Samples of the dengue vector mosquito Aedes aegypti (L.) (Diptera: Culicidae) were collected from 13 localities between 1995 and 1998. Two laboratory strains, Bora (French Polynesia) and AEAE, were both susceptible to DDT and permethrin; all other strains, except Larentuka (Indonesia) and Bouaké (Ivory Coast), contained individual fourth-instar larvae resistant to permethrin. Ten strains were subjected to a range of biochemical assays. Many strains had elevated carboxylesterase activity compared to the Bora strain; this was particularly high in the Indonesian strains Salatiga and Semarang, and in the Guyane strain (Cayenne). Monooxygenase levels were increased in the Salatiga and Paea (Polynesia) strains, and reduced in the two Thai strains (Mae Kaza, Mae Kud) and the Larentuka strain. Glutathione S-transferase activity was elevated in the Guyane strain. All other enzyme profiles were similar to the susceptible strain. The presence of both DDT and pyrethroid resistance in the Semarang, Belem (Brazil) and Long Hoa (Vietnam) strains suggested the presence of a knock-down resistant (kdr)-type resistance mechanism. Part of the S6 hydrophobic segment of domain II of the voltage-gated sodium channel gene was obtained by RT-PCR and sequenced from several insects from all 13 field strains. Four novel mutations were identified. Three strains contained identical amino acid substitutions at two positions, two strains shared a different substitution, and one strain was homozygous for a fourth alteration. The leucine to phenylalanine substitution that confers nerve insensitivity to pyrethroids in a range of other resistant insects was absent. Direct neurophysiological assays on individual larvae from three strains with these mutations demonstrated reduced nerve sensitivity to permethrin or lambda cyhalothrin inhibition compared to the susceptible strains.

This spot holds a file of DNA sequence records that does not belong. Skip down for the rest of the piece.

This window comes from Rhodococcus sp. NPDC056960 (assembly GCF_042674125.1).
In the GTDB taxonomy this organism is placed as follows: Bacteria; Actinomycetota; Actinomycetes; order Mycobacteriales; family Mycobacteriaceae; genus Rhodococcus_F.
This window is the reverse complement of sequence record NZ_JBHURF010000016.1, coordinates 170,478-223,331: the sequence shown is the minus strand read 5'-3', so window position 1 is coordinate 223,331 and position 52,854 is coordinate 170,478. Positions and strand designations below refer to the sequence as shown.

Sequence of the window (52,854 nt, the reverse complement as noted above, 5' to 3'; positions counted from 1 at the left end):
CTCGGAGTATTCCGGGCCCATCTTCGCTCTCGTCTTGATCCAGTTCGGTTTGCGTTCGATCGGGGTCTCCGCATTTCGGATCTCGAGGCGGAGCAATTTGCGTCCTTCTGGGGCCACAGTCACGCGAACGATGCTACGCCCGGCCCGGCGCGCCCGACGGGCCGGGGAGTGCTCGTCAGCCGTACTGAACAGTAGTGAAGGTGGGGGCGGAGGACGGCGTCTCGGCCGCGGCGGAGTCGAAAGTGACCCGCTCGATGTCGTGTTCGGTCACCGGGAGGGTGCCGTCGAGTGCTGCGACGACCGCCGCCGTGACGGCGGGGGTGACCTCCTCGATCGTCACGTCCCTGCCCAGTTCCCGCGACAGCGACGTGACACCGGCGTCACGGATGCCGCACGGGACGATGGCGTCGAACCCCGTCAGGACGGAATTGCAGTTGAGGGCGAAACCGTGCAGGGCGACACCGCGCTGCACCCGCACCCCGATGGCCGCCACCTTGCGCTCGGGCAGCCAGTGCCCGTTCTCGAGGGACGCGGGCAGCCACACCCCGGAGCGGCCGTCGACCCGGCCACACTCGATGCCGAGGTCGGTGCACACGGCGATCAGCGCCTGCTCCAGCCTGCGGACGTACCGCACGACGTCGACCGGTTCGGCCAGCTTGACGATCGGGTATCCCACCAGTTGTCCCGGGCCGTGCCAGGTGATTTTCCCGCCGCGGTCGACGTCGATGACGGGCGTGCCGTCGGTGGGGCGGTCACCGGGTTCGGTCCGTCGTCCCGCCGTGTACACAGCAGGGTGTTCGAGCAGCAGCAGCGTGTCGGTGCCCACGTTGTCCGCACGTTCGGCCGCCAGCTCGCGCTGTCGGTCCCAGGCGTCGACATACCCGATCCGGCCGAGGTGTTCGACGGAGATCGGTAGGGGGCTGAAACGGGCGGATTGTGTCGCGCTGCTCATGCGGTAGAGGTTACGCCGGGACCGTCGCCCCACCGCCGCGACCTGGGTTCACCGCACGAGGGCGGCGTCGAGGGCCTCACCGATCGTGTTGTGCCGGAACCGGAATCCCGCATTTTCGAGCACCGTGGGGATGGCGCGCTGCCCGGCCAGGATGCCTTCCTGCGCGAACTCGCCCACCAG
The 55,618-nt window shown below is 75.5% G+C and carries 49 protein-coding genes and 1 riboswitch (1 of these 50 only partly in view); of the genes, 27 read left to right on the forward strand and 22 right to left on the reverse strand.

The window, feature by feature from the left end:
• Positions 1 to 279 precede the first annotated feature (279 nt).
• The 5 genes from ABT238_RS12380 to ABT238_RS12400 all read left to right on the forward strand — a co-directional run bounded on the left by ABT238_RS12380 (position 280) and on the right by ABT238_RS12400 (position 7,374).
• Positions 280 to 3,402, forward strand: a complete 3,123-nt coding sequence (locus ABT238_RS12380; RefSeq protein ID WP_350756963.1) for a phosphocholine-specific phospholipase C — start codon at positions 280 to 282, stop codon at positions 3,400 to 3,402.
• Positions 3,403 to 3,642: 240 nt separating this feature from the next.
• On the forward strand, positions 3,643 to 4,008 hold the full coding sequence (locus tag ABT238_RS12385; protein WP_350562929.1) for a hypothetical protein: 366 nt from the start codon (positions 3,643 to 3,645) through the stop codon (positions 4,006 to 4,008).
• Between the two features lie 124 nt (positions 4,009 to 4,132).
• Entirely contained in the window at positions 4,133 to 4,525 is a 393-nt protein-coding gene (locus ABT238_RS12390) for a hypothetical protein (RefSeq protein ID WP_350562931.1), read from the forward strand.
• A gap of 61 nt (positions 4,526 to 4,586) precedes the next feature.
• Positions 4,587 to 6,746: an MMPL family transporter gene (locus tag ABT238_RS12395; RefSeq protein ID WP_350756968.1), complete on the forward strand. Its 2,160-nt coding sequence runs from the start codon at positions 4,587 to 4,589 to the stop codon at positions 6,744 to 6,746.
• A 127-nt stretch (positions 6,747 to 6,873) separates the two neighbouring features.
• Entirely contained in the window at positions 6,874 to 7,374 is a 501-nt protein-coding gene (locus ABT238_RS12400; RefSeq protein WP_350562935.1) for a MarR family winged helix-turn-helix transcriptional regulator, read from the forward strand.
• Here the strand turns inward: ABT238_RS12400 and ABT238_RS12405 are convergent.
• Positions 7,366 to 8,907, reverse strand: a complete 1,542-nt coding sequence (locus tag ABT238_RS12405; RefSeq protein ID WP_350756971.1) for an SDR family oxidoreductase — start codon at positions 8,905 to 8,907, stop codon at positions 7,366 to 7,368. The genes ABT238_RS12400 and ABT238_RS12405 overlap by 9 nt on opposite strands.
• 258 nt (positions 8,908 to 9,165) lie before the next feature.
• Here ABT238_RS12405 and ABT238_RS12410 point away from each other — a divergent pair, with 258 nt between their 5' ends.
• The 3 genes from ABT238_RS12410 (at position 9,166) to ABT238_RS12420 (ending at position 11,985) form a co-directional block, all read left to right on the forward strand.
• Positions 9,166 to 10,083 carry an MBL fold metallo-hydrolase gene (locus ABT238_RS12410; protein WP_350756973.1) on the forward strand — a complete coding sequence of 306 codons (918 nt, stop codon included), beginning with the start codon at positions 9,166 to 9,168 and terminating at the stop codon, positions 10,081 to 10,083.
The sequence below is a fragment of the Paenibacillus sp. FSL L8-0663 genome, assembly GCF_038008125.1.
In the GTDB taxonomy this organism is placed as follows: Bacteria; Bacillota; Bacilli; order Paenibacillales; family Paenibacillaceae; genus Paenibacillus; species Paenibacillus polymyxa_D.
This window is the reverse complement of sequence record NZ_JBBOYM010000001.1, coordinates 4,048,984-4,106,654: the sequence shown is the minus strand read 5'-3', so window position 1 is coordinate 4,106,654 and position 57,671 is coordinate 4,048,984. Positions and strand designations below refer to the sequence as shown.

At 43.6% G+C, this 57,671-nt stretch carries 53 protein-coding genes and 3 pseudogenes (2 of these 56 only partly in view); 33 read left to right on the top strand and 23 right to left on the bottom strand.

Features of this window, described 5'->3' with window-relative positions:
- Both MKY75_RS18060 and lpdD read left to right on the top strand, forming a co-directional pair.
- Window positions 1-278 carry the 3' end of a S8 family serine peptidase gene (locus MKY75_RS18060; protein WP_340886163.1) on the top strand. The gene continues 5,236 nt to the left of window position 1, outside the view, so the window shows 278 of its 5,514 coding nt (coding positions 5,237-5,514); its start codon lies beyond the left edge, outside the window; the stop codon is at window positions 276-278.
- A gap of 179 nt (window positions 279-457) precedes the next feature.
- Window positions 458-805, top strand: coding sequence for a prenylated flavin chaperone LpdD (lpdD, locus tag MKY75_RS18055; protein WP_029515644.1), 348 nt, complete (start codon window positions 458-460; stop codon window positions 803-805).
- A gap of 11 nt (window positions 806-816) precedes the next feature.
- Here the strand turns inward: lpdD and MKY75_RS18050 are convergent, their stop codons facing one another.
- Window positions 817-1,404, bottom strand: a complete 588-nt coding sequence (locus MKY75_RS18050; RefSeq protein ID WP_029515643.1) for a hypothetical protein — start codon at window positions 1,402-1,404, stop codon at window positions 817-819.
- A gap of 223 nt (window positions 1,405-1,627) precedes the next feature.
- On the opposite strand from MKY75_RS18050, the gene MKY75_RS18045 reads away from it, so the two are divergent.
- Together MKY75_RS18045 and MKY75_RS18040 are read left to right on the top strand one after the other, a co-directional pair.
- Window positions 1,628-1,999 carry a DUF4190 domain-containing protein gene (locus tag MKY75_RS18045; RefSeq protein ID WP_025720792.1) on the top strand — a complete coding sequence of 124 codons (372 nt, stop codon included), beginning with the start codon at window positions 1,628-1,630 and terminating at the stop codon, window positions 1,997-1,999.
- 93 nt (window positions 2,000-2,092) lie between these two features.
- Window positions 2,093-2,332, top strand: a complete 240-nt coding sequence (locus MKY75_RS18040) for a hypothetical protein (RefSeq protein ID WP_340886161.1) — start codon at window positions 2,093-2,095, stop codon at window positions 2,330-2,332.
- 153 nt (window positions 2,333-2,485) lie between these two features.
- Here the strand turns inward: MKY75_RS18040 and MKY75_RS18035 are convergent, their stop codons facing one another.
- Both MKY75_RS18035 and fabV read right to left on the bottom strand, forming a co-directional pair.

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              A mutation in the voltage-gated sodium channel gene associated with pyrethroid resistance in Latin American Aedes aegypti.